Upadacitinib is in development for the treatment of moderate to severe atopic dermatitis (AD). AD is a chronic inflammatory skin disease that affects both children and adults and is characterised by redness, itchiness, and scaling of the skin. Some people only have small patches of dry skin, but others may experience widespread red, inflamed skin all over the body. Patients with moderate to severe AD may experience sleep disturbances, anxiety, depression, and poor quality of life. Currently, the management of AD involves the removal or treatment of trigger factors that contribute to the development of the disease and topical and/or systemic treatment depending on the severity of the disease.
Upadacitinib acts by selectively blocking a protein called Janus-Associated Kinase 1 (JAK1 and JAK1/3). JAKs contribute to the processes within the cell to produce an immune or inflammatory response. There is an emerging body of evidence establishing that JAK dependent enzymes are major contributors to the progression of immune-mediated diseases such as AD and that blocking such enzymes can be beneficial. Upadacitinib is taken orally and if licensed, it will offer an additional treatment option for patients with moderate to severe AD.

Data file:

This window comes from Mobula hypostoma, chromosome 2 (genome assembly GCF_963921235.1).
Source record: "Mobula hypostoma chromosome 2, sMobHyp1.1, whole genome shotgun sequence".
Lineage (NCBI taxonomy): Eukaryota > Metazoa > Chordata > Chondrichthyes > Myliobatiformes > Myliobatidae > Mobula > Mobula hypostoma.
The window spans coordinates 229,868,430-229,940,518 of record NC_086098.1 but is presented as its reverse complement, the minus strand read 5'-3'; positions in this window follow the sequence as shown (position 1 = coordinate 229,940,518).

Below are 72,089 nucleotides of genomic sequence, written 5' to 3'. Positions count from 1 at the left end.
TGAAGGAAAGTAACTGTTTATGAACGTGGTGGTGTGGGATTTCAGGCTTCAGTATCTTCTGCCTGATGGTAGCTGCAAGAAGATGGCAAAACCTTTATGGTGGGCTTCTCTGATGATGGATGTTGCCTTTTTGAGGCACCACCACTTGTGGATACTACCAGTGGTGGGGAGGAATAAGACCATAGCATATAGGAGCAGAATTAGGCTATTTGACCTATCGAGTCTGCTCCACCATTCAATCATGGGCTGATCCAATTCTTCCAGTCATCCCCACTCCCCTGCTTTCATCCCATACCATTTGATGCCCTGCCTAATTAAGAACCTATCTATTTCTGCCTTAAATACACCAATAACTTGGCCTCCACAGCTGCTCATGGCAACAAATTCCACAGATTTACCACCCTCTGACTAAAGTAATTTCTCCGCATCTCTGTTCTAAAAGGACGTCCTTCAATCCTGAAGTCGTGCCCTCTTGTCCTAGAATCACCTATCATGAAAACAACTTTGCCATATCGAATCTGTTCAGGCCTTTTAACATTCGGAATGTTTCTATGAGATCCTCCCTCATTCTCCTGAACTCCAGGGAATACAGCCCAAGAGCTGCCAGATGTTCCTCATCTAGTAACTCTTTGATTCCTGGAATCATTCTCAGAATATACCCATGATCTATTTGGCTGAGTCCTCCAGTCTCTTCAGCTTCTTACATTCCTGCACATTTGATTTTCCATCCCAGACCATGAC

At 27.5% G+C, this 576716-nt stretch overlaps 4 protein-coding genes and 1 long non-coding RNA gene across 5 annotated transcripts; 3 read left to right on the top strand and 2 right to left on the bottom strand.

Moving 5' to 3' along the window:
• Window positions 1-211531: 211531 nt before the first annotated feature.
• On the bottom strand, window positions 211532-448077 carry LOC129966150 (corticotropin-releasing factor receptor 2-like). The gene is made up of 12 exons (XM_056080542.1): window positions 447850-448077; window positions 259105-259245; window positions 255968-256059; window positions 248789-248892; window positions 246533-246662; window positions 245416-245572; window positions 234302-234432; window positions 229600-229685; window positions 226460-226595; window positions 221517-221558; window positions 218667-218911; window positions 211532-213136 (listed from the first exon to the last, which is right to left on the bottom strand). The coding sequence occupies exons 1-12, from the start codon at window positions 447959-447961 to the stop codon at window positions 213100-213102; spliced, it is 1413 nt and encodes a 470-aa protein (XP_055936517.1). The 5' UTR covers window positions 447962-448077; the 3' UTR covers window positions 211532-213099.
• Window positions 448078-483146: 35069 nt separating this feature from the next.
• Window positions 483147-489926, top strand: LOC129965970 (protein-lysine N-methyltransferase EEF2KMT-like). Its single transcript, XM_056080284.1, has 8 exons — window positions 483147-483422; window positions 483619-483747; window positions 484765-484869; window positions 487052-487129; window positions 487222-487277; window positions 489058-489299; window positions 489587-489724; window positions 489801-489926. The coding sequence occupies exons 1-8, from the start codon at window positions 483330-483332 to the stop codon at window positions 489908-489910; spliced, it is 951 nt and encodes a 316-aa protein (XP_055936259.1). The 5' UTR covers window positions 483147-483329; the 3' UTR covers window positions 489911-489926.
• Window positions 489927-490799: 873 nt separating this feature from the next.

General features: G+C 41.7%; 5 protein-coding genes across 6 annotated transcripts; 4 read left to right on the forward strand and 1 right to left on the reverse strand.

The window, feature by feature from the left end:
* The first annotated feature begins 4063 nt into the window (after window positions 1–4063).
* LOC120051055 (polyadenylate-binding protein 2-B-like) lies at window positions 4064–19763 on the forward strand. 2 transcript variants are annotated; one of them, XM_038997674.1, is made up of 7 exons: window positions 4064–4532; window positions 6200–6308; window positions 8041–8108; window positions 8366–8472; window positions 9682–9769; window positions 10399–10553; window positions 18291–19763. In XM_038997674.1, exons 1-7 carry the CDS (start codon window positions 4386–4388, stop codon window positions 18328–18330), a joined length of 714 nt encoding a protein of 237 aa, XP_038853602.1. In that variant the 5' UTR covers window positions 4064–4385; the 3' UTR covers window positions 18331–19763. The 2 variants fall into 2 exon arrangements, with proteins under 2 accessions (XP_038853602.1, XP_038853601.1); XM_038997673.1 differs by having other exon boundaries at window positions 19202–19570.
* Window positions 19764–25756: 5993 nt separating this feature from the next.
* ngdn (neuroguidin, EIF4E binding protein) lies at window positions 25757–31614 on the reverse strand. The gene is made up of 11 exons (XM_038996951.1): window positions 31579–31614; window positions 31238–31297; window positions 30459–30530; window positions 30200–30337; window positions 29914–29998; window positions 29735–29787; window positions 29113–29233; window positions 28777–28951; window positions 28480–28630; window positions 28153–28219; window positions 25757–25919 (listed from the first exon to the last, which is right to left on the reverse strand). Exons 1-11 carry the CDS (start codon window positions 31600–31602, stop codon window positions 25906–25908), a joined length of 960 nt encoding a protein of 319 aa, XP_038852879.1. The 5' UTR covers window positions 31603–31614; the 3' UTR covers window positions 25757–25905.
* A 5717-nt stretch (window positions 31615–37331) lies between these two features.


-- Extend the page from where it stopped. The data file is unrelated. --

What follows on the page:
Tralokinumab is a human monoclonal antibody that binds and neutralises the effect of the protein, interleukin 13 (IL-13), which plays a key role in triggering immune system responses in patients leading to AD. Tralokinumab is administered subcutaneously and is currently licenced for the treatment of adults. Evidence from clinical trials suggests an improvement in disease symptoms. If licensed, tralokinumab will offer an additional treatment option for adolescents with moderate to severe AD.